OBJECTIVE: Evidence suggests that schizophrenia is a neurodevelopmental disorder that may involve abnormal connectivity between various cortical and subcortical brain areas. The parahippocampal gyrus is an area important for higher cognition in which a variety of cytoarchitectural, neuronal morphometric, and innervation abnormalities in schizophrenia have been reported. Previous studies have reported abnormal distributions of interstitial white matter neurons in prefrontal, parietal, and temporal neocortices, which suggests that schizophrenia may be related to prenatal disturbances in the cortical subplate, a transitory structure involved in the formation of connections in the developing cortex from which the interstitial white matter neurons derive. Abnormalities in the distribution of interstitial white matter neurons in the parahippocampal gyrus in schizophrenia may indicate an alteration in the migration of subplate neurons or in the pattern of programmed cell death that could lead to defective cortical circuitry and impaired cognition. METHOD: The authors used a monoclonal antibody against the microtubule-associated protein MAP2 to label interstitial white matter neurons in the anterior region of the parahippocampal gyrus from 41 individuals with schizophrenia and 15 comparison subjects. The distribution of MAP2-labeled neurons in relation to the gray matter/white matter boundary was determined by computer-assisted microscopy. RESULTS: The number of interstitial white matter neurons decreased with increasing white matter depth in both groups, but significantly more slowly in the schizophrenia group, with interstitial white matter neurons located deeper in white matter in schizophrenia subjects. CONCLUSIONS: These findings indicate there is an abnormality in the residua of the cortical subplate in the anterior region of the adult parahippocampal gyrus in schizophrenia subjects.

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Publisher
American Psychiatric Publishing, Inc (Journal)
Copyright
Copyright © 2003 American Psychiatric Association. All rights reserved.
ISSN
0002-953X
DOI
10.1176/appi.ajp.160.1.149
pmid
12505814
Publisher site
See Article on Publisher Site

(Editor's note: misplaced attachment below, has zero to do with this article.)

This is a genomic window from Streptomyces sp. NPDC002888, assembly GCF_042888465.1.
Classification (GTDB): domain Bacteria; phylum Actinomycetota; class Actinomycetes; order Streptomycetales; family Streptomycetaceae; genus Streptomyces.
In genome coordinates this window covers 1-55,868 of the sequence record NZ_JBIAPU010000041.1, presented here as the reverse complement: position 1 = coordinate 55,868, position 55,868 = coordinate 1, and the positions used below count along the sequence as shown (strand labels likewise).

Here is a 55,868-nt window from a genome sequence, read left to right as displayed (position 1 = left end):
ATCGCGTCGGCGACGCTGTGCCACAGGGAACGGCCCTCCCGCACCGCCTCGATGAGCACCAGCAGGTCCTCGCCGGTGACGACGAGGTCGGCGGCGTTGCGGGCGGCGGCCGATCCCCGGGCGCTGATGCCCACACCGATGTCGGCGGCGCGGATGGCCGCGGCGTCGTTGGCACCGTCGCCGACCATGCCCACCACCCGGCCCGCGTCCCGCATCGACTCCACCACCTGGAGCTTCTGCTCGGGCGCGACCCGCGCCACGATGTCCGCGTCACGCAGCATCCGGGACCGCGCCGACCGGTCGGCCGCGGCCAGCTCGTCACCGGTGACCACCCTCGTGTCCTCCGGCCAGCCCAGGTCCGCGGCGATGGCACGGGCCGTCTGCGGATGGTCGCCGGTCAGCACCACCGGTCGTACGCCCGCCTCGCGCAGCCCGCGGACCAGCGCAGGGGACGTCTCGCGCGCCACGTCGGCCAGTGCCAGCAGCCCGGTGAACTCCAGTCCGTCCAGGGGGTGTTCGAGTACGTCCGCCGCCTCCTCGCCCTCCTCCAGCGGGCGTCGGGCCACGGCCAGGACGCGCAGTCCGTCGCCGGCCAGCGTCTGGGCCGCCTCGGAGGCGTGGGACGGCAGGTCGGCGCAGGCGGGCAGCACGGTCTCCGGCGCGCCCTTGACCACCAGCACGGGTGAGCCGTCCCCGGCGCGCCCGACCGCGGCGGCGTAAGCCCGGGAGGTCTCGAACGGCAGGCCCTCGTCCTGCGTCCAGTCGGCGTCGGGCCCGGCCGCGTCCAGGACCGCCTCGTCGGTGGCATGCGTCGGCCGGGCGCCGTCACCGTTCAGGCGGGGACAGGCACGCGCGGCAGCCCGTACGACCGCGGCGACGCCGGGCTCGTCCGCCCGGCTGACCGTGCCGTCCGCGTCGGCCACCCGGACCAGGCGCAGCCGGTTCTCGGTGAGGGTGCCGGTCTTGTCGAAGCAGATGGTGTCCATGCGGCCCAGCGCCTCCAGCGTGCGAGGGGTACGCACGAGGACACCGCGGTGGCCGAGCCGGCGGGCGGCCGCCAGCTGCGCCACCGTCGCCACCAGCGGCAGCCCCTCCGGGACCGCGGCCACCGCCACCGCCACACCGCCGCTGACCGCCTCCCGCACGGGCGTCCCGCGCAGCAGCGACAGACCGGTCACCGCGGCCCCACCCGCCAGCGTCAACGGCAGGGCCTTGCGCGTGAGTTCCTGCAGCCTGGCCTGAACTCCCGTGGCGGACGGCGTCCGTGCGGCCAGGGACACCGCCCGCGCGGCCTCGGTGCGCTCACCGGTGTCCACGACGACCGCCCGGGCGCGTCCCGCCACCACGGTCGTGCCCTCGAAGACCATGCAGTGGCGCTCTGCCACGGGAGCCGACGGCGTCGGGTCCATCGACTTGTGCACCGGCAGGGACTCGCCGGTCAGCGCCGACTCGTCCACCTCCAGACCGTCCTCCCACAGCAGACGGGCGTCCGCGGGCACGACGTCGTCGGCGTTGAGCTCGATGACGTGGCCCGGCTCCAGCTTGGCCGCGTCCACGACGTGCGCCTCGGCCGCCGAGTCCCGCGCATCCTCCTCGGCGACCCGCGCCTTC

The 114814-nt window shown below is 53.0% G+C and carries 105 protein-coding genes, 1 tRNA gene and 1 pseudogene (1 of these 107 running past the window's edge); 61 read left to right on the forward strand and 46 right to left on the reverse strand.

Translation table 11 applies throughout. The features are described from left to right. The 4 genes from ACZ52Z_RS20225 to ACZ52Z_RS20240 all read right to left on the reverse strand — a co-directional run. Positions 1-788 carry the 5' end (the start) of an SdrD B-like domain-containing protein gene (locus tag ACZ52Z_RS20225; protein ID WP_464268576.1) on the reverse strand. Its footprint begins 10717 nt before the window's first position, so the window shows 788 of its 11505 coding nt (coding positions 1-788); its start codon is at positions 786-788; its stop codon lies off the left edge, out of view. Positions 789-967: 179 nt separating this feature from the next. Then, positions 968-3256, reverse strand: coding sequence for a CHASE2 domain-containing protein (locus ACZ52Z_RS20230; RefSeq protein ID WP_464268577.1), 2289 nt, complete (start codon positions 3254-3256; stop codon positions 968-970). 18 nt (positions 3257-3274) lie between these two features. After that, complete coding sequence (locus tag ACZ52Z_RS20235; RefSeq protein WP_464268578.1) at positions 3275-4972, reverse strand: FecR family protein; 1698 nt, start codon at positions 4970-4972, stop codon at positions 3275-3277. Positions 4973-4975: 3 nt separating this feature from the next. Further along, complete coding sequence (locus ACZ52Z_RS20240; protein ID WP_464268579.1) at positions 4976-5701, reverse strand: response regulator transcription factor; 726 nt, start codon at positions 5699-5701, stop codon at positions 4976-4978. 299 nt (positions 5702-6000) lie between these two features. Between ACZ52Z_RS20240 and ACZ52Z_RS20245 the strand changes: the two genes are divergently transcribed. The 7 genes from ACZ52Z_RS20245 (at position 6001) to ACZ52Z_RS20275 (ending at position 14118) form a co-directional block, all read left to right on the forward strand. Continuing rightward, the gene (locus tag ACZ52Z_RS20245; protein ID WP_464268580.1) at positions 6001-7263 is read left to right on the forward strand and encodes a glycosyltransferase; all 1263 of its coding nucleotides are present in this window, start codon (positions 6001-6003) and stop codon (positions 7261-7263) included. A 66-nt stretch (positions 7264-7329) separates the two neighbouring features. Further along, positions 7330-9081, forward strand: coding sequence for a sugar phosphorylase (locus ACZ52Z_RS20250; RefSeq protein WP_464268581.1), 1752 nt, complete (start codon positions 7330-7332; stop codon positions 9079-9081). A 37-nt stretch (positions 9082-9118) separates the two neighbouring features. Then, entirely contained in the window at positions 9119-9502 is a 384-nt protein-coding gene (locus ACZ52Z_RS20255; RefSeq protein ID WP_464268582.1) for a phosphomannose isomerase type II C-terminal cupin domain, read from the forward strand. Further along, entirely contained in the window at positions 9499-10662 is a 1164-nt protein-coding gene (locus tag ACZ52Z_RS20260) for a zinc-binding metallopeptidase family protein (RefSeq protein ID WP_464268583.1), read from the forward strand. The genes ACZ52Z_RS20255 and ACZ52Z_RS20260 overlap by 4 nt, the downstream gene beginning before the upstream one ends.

Abstract

OBJECTIVE: Evidence suggests that schizophrenia is a neurodevelopmental disorder that may involve abnormal connectivity between various cortical and subcortical brain areas. The parahippocampal gyrus is an area important for higher cognition in which a variety of cytoarchitectural, neuronal morphometric, and innervation abnormalities in schizophrenia have been reported. Previous studies have reported abnormal distributions of interstitial white matter neurons in prefrontal, parietal, and temporal neocortices, which suggests that schizophrenia may be related to prenatal disturbances in the cortical subplate, a transitory structure involved in the formation of connections in the developing cortex from which the interstitial white matter neurons derive. Abnormalities in the distribution of interstitial white matter neurons in the parahippocampal gyrus in schizophrenia may indicate an alteration in the migration of subplate neurons or in the pattern of programmed cell death that could lead to defective cortical circuitry and impaired cognition. METHOD: The authors used a monoclonal antibody against the microtubule-associated protein MAP2 to label interstitial white matter neurons in the anterior region of the parahippocampal gyrus from 41 individuals with schizophrenia and 15 comparison subjects. The distribution of MAP2-labeled neurons in relation to the gray matter/white matter boundary was determined by computer-assisted microscopy. RESULTS: The number of interstitial white matter neurons decreased with increasing white matter depth in both groups, but significantly more slowly in the schizophrenia group, with interstitial white matter neurons located deeper in white matter in schizophrenia subjects. CONCLUSIONS: These findings indicate there is an abnormality in the residua of the cortical subplate in the anterior region of the adult parahippocampal gyrus in schizophrenia subjects.

Journal

American Journal of PsychiatryAmerican Psychiatric Publishing, Inc (Journal)

Published: Jan 1, 2003